This video (taken from the Win/Fail Physics collection) is the beginning and the end of a mini learning cycle during my projectile motion unit. At the beginning of the unit, it’s the hook. At the end of the unit, it’s the assessment.

Creating a need to know

By the end of their first viewing, all of my students are yelling “That’s fake! No way!”

“Where’s your evidence?” I ask. “Convince me.”

And students come up with all kinds of weak excuses like “It just LOOKS fake!” or “No one could do that!”

“No,” I say. “Convince me with physics. Justify your claim with scientific evidence.”

(*crickets chirping*)

The kids now have a need to know. They want to know if the video is real or not, but they lack the tools and knowledge to support or refute their original claim. They are now willing to go down the rabbit hole with you.

Whenever possible, I frame my lessons around the Karplus learning cycle: Exploration, Invention, and Application. (It’s nothing special. In fact, most other learning cycles like 5E, 7E, and Modeling are strikingly similar.) Instead of relying on lectures and textbooks, I use the learning cycle so students can construct the conceptual and mathematical models themselves, all within an interactive learning community. By this point in the year, my students have been through several cycles, including constant velocity motion, accelerated motion (including vertical free-fall motion), and balanced/unbalanced forces.

Exploration Phase

Our goal as a class is to develop a model for Kobe’s motion through the air. After some Socratic discussion, we conclude that Kobe’s motion, if real, could be similar to tossed ball. After all, both Kobe and the tossed ball only experience the downward pull of the Earth while in the air. Both Kobe and the ball move vertically and horizontally at the same time. However, as my Force Concept Inventory (FCI) results indicate, many of my students do not grasp the independence of horizontal and vertical motion. So I ask them to forget about Kobe for a minute, and we do two exploration activites:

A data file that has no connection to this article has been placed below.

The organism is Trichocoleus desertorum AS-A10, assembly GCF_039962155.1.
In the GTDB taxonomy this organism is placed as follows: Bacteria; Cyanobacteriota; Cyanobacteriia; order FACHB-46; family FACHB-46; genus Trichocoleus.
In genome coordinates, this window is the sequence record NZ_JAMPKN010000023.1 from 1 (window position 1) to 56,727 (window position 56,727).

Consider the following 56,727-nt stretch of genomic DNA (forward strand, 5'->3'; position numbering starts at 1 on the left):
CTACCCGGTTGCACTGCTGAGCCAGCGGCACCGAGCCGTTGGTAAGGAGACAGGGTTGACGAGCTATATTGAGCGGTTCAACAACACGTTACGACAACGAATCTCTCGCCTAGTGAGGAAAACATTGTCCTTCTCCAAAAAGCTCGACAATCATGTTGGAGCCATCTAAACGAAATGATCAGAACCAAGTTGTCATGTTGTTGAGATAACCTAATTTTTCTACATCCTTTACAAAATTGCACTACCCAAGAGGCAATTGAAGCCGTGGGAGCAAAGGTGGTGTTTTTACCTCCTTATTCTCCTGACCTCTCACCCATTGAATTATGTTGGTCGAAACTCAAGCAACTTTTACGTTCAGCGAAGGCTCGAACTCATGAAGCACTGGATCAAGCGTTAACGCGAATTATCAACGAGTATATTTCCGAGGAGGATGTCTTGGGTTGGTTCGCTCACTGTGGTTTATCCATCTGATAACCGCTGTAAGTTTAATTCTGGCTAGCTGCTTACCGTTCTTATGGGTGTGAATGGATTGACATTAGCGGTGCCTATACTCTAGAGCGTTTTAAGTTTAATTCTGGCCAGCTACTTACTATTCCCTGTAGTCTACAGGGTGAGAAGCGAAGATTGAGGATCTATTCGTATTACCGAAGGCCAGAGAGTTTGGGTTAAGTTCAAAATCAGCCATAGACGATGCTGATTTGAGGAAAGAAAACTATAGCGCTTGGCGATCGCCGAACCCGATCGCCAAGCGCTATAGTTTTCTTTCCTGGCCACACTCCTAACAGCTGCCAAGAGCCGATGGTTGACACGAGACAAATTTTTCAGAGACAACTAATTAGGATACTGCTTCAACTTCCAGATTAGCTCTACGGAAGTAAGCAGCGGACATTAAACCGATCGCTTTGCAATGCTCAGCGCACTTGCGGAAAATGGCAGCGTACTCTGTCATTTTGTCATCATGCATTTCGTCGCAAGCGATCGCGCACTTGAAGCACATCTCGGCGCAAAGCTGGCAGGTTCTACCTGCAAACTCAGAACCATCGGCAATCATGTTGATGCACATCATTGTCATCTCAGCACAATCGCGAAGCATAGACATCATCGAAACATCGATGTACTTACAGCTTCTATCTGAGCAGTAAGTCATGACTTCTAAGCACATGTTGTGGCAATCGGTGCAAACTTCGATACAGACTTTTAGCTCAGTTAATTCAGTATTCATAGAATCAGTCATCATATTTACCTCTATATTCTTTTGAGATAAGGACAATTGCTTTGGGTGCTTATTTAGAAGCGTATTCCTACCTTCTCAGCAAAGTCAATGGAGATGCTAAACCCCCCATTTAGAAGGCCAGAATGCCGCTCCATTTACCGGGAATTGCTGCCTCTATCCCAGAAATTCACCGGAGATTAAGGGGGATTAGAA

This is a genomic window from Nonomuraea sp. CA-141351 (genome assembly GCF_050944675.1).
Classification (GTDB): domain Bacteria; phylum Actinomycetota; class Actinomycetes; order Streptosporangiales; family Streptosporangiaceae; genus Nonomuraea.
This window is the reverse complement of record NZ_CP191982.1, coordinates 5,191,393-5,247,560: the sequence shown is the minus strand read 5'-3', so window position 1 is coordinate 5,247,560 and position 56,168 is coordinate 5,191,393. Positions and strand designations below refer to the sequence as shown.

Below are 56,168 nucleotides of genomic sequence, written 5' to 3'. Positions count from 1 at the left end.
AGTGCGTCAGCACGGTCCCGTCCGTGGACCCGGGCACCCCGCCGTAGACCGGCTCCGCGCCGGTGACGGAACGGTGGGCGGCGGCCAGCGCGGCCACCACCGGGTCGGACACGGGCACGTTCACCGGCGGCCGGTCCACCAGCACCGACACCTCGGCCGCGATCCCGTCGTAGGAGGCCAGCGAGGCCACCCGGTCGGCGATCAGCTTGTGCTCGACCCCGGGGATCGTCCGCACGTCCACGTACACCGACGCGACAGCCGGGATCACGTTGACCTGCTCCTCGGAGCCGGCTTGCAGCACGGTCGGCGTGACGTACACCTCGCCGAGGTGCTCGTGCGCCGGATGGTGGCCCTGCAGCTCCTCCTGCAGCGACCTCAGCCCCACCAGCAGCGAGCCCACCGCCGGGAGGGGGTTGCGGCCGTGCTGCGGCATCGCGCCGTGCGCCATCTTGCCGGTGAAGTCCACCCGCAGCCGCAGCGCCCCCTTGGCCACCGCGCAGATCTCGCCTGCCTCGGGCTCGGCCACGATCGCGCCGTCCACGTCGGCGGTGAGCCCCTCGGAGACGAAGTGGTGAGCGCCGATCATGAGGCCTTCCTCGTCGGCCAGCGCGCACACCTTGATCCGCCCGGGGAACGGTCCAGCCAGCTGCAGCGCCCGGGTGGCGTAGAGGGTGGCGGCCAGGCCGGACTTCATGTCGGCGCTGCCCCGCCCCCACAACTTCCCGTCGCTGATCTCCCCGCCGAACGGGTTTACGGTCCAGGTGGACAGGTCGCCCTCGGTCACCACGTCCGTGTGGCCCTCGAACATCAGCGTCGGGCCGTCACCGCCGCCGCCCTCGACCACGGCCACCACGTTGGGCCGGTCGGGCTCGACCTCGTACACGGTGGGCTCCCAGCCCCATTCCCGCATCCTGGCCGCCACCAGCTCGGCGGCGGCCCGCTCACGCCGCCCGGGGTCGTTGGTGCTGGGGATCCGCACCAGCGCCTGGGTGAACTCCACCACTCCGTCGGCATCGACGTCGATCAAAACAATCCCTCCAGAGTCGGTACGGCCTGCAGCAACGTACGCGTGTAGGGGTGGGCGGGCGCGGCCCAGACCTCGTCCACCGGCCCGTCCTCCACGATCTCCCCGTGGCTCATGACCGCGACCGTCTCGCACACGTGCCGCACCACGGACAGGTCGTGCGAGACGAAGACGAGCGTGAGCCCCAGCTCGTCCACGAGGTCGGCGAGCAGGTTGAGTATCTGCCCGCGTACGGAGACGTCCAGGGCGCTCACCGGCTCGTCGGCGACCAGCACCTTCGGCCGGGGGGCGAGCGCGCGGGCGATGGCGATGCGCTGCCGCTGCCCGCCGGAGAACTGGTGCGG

Pirate Treasure Hunt: Each group gets 10 directions (e.g., “Walk 44 tiles north”). What they don’t know is that all the groups have the same 10 directions arranged in different orders. However, if they follow the steps in order, they will be walking through walls and out windows. Eventually, students realize they can combine all the north-south directions and all the east-west directions and simply walk X paces west and Y paces north. The follow-up class discussion about “Why did you do that?” really gets at the independence of horizontal and vertical motion.

Dropping/Shooting a Bullet: Student use ice cream cone shooter toys to answer the question: “When released at the same time, which hits the ground first: a horizontally shot bullet or a bullet dropped from the same height?” Predictions and justifications must be made. Some students see the connection right away. Others don’t, but the results make for great discussion afterwards.

Which hits the ground first?

Invention Phase

Now we know that horizontal and vertical motion are independent. But we need to create (invent) a more detailed model to describe the motion of a tossed ball. But how will we get the horizontal and vertical motion data in order to create the model? Through Socratic discussion, student decide that trying to mark the position of the ball in the air as it moves won’t work. Nor will using motion detectors. Students decide to use our Flipcams to video themselves tossing the balls and then do a video analysis of the motion in Logger Pro. (Students had done video analysis earlier in the year.) But there are still more questions:

“Wouldn’t the motion depend on how fast the ball is tossed?”

“Wouldn’t the motion of a tall/skinny arc be different than a low/wide arc?”

“Wouldn’t the mass of the ball affect the motion?”

So, as a class, we decide to split up the data collection. One group will vary ball mass, another toss speed, and another arc shape. We’ll share the position vs. time and velocity vs. time graphs created and look for patterns in their shapes and in their equations. This is whole class inquiry — groups are doing different experiments and everyone’s data is needed. Everyone makes a contribution to our classroom scientific community.

Video analysis in Logger Pro (image credit: vernier.com)

After the data collection and analysis, students “whiteboard” their graphs and we have a “board meeting” where each group presents their results and then as a class we try to make connections among the groups and come to a consensus. At the end of the board meeting, the class has created a model for projectile motion: In the horizontal direction…

All position vs. time graphs are straight lines. The slope of the line represents the horizontal speed, which remains constant during flight. This is like our previous model of constant velocity motion.

All velocity vs. time graphs are flat lines. This means the horizontal acceleration is zero which matches up the horizontal position vs. time graph. Again, this is like our previous model of constant velocity motion.

In the vertical direction…

All position vs. time graphs are in the shape of upside-down parabolas, with the time-squared coefficient being about 5 m/s/s. This is like our previous model of accelerated motion in free-fall.

All velocity vs. time graphs have a slope of about -9.8 m/s/s. Again, this is like our previous model of accelerated motion in free-fall.

Also…

The mass of the ball doesn’t matter. Again, this is like our previous model of accelerated motion in free-fall.

Projectile motion is simply the combination of the constant velocity model (horizontal) and the acceleration motion model (vertical).

Presenting lab results

Application